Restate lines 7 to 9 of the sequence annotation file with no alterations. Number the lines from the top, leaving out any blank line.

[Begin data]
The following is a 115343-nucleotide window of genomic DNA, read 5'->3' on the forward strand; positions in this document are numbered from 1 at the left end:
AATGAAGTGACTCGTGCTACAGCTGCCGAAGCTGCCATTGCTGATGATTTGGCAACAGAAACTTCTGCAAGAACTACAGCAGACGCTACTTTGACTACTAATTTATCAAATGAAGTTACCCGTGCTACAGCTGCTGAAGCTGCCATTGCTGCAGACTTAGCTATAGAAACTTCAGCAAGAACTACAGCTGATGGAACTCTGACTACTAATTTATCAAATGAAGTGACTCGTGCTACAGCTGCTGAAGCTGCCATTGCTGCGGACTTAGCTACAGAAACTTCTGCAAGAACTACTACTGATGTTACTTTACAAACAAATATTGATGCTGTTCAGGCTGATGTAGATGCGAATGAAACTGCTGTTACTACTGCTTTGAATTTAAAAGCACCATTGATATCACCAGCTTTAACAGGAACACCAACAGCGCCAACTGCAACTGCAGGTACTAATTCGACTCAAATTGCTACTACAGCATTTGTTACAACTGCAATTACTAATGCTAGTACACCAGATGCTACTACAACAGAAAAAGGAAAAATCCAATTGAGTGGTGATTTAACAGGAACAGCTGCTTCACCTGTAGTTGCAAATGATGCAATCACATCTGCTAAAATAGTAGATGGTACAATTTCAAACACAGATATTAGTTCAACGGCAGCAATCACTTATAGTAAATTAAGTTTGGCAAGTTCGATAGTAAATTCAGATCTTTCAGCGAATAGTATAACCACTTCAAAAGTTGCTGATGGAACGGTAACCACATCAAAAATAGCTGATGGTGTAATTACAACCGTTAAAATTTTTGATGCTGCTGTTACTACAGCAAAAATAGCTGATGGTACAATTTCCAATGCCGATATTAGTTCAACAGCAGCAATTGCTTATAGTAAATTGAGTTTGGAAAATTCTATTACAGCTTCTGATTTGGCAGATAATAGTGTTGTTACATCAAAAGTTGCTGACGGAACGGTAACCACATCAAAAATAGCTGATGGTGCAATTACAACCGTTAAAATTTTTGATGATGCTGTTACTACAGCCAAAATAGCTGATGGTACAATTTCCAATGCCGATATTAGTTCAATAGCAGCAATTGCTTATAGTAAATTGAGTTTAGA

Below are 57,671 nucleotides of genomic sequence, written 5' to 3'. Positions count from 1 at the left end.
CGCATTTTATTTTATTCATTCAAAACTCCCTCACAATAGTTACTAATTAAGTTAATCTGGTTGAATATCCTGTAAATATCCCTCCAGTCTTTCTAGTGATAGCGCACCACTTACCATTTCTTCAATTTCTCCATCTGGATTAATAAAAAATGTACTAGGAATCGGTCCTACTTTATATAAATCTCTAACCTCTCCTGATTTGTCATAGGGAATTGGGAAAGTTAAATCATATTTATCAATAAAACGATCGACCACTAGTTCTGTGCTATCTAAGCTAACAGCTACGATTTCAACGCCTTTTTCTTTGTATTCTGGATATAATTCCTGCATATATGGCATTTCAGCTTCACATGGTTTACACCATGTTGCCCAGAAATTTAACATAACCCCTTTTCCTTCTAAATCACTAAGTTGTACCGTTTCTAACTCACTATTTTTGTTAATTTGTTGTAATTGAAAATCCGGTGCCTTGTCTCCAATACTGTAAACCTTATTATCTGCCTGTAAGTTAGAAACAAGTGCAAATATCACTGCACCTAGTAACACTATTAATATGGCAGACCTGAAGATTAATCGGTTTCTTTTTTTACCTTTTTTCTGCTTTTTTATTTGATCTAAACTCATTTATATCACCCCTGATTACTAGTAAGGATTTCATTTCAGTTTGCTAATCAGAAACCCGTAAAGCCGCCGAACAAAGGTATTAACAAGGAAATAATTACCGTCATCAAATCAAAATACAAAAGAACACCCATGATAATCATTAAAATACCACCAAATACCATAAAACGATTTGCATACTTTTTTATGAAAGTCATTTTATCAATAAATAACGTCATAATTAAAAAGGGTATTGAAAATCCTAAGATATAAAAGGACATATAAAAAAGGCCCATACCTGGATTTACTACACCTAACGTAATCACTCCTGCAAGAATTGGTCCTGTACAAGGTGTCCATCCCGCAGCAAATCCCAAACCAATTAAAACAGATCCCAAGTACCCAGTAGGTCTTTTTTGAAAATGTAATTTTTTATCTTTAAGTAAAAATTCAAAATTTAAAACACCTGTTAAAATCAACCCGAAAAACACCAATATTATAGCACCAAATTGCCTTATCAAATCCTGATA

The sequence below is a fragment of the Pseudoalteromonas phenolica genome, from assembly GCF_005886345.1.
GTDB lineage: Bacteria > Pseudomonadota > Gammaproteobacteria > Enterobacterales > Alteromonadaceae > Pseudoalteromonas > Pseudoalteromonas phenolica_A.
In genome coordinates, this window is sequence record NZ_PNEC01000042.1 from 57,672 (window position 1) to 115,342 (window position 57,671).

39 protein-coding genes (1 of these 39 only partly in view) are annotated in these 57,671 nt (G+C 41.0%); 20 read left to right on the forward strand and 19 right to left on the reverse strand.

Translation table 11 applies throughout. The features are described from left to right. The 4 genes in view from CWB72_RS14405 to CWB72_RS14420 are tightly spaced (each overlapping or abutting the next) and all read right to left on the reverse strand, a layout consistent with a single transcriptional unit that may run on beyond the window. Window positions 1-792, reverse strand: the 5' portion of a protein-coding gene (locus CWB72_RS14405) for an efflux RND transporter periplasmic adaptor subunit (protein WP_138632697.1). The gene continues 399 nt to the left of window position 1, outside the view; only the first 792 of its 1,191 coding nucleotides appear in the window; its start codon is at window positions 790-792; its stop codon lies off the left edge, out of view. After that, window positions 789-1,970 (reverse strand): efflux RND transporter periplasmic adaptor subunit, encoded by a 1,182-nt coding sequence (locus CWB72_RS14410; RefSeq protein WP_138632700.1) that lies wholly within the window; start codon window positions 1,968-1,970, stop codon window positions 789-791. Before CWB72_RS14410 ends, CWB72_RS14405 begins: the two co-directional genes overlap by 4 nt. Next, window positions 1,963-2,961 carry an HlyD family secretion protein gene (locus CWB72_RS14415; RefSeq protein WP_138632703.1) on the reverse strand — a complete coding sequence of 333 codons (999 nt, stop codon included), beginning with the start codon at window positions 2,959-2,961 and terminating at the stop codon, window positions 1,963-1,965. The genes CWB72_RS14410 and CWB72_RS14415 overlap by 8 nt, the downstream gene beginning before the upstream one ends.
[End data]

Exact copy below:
In genome coordinates, this window is sequence record NZ_PNEC01000042.1 from 57,672 (window position 1) to 115,342 (window position 57,671).

39 protein-coding genes (1 of these 39 only partly in view) are annotated in these 57,671 nt (G+C 41.0%); 20 read left to right on the forward strand and 19 right to left on the reverse strand.

Translation table 11 applies throughout. The features are described from left to right. The 4 genes in view from CWB72_RS14405 to CWB72_RS14420 are tightly spaced (each overlapping or abutting the next) and all read right to left on the reverse strand, a layout consistent with a single transcriptional unit that may run on beyond the window. Window positions 1-792, reverse strand: the 5' portion of a protein-coding gene (locus CWB72_RS14405) for an efflux RND transporter periplasmic adaptor subunit (protein WP_138632697.1). The gene continues 399 nt to the left of window position 1, outside the view; only the first 792 of its 1,191 coding nucleotides appear in the window; its start codon is at window positions 790-792; its stop codon lies off the left edge, out of view. After that, window positions 789-1,970 (reverse strand): efflux RND transporter periplasmic adaptor subunit, encoded by a 1,182-nt coding sequence (locus CWB72_RS14410; RefSeq protein WP_138632700.1) that lies wholly within the window; start codon window positions 1,968-1,970, stop codon window positions 789-791. Before CWB72_RS14410 ends, CWB72_RS14405 begins: the two co-directional genes overlap by 4 nt. Next, window positions 1,963-2,961 carry an HlyD family secretion protein gene (locus CWB72_RS14415; RefSeq protein WP_138632703.1) on the reverse strand — a complete coding sequence of 333 codons (999 nt, stop codon included), beginning with the start codon at window positions 2,959-2,961 and terminating at the stop codon, window positions 1,963-1,965. The genes CWB72_RS14410 and CWB72_RS14415 overlap by 8 nt, the downstream gene beginning before the upstream one ends.